I have big house envy. I’ve got it bad. Every time I’m in a friend’s house that’s bigger than mine (and they all are) I start saying things like, “I just love how WIDE the hall is!” and “It must be so great to have your own bathroom” and “……….”. (That’s the sound of my jaw dropping as I see their walk-in closet.)
I grew up in a decent sized house. Formal living room, dining room, 5 bedrooms, 2.5 baths – the whole deal. When I was in college, my parents moved into an even bigger house. Meanwhile, my first place of my own was a rented 1 bedroom apartment in Manhattan, which I shared with a roommate and then my hubby. For 12 years, I learned to share very little space. When we had S, we quickly bought a townhouse in NJ that was about 1700 square feet. Seems like a lot of space but by the time we moved out, we were a family of four and we had started drowning in all the “stuff” that comes with having kids. In 2010, we moved to a house. A real house with a yard. But alas, since we were upgrading the town, we weren’t able to upgrade the amount of space.
So, here we are in about the same amount of space as the last place, except the kids get a lot more of it. In the move, Pablo and I gave up a 10 x 5 master closet and a mammoth master bath while the kids gained separate bedrooms and a playroom. That just doesn’t seem fair. (Unrelated: At what age can I ask them to pitch in for the mortgage?)
While I’m busy drooling over bigger houses, I do have to admit that there are a lot of nice things about having a smallish house.
1. It’s cozy. No seriously. It really does have a just-enough-space feel to it. If I’m cooking in the kitchen and the kids are downstairs in the playroom, they’re a few steps away. Plus “my room” (the living room) and “Pablo’s room” (the den) are fairly close. (Our couches are only 26 feet apart! You can see the view from mine to his above.) You know what I mean, right? We each have our own space to chill, watch TV, and spread out. We usually watch different things on TV (him: sports 24/7, and me: anything else) so it’s nice to have that private space but I would hate for our “offices” to be on different floors.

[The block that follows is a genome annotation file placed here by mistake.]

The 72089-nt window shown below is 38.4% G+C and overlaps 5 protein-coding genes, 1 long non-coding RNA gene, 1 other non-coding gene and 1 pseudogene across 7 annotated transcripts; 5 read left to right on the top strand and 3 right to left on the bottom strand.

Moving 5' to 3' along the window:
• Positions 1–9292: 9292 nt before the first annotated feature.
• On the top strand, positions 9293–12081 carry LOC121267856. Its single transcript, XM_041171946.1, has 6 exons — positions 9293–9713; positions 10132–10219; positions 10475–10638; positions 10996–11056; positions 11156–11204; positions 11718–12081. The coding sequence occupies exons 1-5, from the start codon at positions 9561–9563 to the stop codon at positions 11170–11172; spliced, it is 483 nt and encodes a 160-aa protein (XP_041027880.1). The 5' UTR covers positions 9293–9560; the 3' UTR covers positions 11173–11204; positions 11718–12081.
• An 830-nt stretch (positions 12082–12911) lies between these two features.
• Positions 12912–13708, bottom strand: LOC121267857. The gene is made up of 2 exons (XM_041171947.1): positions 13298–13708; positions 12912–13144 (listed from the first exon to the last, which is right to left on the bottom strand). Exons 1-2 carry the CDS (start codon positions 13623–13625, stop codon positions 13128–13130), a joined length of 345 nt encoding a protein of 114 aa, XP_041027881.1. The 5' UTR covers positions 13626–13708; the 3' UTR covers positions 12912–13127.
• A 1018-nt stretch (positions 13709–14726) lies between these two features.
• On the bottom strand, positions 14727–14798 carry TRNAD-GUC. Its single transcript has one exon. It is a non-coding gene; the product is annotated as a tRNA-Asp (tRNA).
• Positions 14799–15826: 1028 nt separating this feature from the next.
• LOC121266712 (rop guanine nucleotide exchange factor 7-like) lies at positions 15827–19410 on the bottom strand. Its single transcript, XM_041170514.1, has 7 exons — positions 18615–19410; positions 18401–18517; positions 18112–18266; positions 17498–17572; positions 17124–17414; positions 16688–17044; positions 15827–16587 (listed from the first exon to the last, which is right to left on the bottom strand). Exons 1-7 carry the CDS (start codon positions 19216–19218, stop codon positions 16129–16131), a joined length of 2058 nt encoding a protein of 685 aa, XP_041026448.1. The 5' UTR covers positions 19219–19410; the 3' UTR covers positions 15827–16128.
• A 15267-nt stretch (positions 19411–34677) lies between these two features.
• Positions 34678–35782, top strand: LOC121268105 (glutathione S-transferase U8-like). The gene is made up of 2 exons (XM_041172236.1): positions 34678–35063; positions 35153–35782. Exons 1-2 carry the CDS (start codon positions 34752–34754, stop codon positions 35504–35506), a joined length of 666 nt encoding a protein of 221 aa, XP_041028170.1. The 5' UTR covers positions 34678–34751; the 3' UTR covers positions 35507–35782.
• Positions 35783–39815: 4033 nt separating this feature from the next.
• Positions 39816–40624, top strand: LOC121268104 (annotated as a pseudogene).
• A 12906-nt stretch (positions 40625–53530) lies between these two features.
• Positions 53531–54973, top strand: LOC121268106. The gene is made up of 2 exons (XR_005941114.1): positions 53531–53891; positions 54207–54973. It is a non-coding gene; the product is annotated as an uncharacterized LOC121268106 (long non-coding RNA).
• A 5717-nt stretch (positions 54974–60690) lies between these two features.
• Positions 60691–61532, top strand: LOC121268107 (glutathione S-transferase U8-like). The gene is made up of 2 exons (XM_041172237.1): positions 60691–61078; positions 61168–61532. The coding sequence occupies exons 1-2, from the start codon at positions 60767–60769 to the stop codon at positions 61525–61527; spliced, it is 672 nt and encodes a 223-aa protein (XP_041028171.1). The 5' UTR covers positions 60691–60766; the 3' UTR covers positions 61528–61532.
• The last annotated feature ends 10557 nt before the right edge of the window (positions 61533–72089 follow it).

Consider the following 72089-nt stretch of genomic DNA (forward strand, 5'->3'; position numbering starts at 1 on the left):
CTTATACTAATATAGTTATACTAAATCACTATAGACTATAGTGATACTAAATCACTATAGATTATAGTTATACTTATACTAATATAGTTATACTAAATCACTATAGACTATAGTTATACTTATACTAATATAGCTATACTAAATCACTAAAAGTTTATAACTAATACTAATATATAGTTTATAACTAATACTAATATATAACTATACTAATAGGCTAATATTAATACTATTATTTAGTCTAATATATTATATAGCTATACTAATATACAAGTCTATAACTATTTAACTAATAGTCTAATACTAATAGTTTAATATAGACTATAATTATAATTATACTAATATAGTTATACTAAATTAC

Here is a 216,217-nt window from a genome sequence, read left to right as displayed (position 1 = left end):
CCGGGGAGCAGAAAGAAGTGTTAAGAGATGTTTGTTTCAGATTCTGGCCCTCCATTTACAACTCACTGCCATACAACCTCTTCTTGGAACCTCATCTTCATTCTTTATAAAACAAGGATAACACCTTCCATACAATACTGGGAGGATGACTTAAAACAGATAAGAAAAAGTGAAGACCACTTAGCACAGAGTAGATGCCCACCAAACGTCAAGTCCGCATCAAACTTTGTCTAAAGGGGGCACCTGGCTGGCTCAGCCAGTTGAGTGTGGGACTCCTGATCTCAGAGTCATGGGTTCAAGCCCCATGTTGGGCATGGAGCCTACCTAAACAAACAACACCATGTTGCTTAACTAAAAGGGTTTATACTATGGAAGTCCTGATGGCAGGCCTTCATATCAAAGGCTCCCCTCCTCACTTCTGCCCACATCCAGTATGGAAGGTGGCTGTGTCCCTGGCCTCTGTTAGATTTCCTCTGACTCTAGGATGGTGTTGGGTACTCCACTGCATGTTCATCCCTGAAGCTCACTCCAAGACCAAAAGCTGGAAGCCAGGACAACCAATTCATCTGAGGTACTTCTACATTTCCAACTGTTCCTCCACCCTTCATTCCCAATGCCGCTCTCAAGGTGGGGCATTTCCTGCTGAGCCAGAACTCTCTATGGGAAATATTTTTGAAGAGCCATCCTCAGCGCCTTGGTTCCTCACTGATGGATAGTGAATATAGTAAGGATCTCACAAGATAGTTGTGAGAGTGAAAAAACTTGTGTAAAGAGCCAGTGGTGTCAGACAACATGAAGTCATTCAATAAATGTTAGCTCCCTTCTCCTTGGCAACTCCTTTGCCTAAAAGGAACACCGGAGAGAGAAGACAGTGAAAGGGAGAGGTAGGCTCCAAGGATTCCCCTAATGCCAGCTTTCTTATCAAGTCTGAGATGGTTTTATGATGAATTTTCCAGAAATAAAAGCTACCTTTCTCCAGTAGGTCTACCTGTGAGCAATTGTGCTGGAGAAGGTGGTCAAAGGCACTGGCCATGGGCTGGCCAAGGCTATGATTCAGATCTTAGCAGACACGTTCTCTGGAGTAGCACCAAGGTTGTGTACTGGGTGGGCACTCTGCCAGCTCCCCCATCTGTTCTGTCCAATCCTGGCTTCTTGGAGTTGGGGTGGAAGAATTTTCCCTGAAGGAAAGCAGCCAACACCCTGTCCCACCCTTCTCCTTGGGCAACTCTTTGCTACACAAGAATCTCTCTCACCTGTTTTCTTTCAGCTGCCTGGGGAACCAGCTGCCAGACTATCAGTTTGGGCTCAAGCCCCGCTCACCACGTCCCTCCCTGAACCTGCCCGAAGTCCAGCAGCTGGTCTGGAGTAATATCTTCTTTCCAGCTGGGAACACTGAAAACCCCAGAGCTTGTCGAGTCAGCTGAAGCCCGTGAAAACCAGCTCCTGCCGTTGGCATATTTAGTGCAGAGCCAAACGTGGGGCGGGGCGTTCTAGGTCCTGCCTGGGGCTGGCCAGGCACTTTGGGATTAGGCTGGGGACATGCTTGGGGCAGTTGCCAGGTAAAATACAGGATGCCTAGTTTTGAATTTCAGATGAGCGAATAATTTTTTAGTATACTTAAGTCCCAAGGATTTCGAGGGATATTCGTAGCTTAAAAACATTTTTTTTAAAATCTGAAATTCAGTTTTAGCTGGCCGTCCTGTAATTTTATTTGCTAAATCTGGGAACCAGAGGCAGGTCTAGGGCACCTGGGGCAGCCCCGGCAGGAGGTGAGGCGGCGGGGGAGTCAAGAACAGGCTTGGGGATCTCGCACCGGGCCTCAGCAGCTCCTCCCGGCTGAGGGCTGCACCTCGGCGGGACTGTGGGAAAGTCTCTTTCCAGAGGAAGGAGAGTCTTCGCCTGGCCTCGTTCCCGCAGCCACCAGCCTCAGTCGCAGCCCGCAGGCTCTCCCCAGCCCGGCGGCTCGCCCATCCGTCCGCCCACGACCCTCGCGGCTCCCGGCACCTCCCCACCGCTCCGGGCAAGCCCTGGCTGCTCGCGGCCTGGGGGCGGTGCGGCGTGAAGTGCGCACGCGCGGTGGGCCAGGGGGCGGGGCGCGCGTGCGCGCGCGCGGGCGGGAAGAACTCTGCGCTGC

2. It forces me to purge unnecessary stuff. Years of Manhattan living were good training for this. Believe me, there are drawers full of stuff that have to be edited but needing the space makes me go through them much quicker. (And I’m more frugal during beauty sales at work. I know I don’t have room for another body scrub that I will never use so I don’t bring it home!)
3. It’s easier to clean up. Since we live in a tri-level split, we don’t have long flights of stairs so when it’s time to get the girls to put their toys and shoes and hair clips and artwork and dirty socks (WHY do they leave them balled up all over the house?) in their rooms, we can just toss them to the top of the 6 steps and they can get put everything where it belongs.
4. It costs less. Sure, the house itself was less than a big house. But there’s also the lower taxes plus the savings on heat and AC. Why pay to heat and cool rooms that you rarely use?
5. It’s a well-oiled machine of efficiency. My lack of kitchen cabinet space means I need to keep the not-often-used stuff in our walk-up attic. The other day I had to go up to get the bundt pan – it took about 30 seconds to walk up there and grab it and this was the first time I’ve needed it since we moved here 17 months ago. So, why do I need a kitchen big enough to store it? The same goes for my closet. That 50 sq foot closet in the last house was great but it held every handbag I own, all my evening clothes, old Halloween costumes, basically everything I have. Oh…and Pablo’s stuff too. Now, all of those items plus bathing suits, extra coats, old shoes that I can’t bear to part with, and off-season clothes live in the attic. My closet may be small but it only has clothes that fit, are currently (somewhat) stylish, and are weather-appropriate which makes getting dressed in the morning much easier.
6. It’s big enough to host a guest or two, but they don’t seem to stay too long. And isn’t that ok for everyone involved? Enough said.
7. It’s ours. I could waste time obsessing over what I don’t have or I could appreciate what I do have – a great house with plenty of space in a beautiful town. Isn’t that the American Dream?
So, the next time I start drooling over a 5 bedroom, 4 bath house, I’ll just try to remember these reasons. Plus, how long would it take to clean a behemoth like that?
Sue at Home